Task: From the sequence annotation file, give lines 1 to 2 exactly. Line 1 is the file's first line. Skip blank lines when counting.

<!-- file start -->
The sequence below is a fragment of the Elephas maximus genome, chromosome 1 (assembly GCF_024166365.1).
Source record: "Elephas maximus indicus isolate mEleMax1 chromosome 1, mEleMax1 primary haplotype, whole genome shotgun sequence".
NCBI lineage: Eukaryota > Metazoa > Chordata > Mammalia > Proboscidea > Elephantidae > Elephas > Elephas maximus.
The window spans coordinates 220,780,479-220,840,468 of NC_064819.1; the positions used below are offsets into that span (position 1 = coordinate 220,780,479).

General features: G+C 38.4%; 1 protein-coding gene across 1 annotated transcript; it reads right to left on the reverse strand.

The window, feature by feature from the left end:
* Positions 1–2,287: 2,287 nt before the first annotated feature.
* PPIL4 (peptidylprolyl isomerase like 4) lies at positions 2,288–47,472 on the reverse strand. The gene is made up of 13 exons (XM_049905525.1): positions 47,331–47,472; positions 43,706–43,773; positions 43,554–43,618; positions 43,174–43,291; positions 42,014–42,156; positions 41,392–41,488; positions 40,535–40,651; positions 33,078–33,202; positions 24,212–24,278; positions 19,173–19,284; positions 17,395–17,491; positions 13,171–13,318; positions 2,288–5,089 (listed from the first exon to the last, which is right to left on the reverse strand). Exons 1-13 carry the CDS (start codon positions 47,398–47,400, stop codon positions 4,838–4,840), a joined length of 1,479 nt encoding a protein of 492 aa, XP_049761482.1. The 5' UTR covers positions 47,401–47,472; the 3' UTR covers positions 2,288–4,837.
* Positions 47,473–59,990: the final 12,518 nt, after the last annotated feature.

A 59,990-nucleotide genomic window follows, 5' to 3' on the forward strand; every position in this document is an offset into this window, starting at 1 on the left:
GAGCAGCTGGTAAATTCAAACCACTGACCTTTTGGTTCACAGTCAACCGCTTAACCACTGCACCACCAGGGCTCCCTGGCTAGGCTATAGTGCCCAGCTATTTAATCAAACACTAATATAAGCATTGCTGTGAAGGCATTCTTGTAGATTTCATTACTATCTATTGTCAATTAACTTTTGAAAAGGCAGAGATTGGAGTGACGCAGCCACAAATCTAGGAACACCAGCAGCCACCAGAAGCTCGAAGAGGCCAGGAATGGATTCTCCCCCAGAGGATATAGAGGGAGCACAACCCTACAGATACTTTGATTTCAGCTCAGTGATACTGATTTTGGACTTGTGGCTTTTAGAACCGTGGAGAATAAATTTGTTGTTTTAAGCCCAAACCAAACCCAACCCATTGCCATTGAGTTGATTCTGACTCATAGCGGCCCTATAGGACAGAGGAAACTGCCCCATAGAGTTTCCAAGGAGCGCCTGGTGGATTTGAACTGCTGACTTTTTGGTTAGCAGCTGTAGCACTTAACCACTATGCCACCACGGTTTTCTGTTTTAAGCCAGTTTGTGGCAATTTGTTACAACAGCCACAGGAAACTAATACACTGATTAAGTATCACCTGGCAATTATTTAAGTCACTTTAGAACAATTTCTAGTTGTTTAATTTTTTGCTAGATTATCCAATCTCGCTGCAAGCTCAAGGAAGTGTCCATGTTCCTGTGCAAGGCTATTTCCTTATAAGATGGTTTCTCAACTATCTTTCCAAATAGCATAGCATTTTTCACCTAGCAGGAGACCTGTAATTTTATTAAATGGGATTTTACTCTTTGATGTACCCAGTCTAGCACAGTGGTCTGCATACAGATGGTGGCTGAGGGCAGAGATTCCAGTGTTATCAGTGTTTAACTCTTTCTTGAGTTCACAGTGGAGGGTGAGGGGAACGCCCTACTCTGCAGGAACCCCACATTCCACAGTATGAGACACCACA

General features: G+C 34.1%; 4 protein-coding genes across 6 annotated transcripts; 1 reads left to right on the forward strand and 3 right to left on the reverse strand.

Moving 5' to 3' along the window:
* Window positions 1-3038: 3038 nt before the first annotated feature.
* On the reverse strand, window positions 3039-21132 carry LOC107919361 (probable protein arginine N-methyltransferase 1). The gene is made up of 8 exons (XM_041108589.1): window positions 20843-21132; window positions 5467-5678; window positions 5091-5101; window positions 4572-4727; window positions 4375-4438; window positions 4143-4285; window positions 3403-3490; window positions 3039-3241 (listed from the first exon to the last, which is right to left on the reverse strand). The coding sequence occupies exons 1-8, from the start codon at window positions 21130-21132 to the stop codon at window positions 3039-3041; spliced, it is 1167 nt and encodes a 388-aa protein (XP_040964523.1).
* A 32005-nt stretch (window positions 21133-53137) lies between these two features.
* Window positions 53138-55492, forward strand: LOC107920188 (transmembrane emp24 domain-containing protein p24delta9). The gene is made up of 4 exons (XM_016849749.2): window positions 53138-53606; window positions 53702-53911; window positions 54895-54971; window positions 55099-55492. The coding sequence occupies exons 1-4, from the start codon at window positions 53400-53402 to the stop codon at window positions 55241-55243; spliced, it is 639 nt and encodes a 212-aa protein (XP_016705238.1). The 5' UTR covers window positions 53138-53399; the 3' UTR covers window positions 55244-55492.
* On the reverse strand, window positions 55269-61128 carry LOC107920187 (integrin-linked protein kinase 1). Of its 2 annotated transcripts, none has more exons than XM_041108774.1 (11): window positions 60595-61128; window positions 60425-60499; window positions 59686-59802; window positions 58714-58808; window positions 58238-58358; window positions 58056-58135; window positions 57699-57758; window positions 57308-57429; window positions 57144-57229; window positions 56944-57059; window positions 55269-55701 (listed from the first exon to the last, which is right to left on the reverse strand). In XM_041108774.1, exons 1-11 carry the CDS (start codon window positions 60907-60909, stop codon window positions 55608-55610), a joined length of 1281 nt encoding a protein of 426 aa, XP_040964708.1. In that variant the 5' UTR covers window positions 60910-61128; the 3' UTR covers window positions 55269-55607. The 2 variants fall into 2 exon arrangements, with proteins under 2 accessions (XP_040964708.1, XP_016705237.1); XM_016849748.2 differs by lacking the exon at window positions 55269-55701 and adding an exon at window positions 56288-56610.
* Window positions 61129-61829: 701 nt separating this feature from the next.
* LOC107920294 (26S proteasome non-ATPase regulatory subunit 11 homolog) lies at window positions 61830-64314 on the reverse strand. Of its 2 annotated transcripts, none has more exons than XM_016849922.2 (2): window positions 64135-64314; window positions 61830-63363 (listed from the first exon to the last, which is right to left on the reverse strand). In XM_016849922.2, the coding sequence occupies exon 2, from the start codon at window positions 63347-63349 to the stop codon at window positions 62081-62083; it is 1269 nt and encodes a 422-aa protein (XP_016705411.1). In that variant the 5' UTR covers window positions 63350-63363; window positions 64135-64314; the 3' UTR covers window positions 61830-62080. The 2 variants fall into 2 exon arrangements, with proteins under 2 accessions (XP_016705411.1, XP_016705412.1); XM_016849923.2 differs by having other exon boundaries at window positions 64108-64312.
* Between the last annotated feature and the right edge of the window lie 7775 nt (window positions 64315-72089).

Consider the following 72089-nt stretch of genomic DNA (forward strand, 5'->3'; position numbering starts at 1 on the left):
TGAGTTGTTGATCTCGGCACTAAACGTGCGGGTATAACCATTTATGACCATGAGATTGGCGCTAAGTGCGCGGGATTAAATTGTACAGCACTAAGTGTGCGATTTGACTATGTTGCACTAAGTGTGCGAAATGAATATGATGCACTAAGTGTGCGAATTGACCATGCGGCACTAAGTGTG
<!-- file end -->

The sequence below is a fragment of the Elephas maximus genome, chromosome 1 (assembly GCF_024166365.1).
Source record: "Elephas maximus indicus isolate mEleMax1 chromosome 1, mEleMax1 primary haplotype, whole genome shotgun sequence".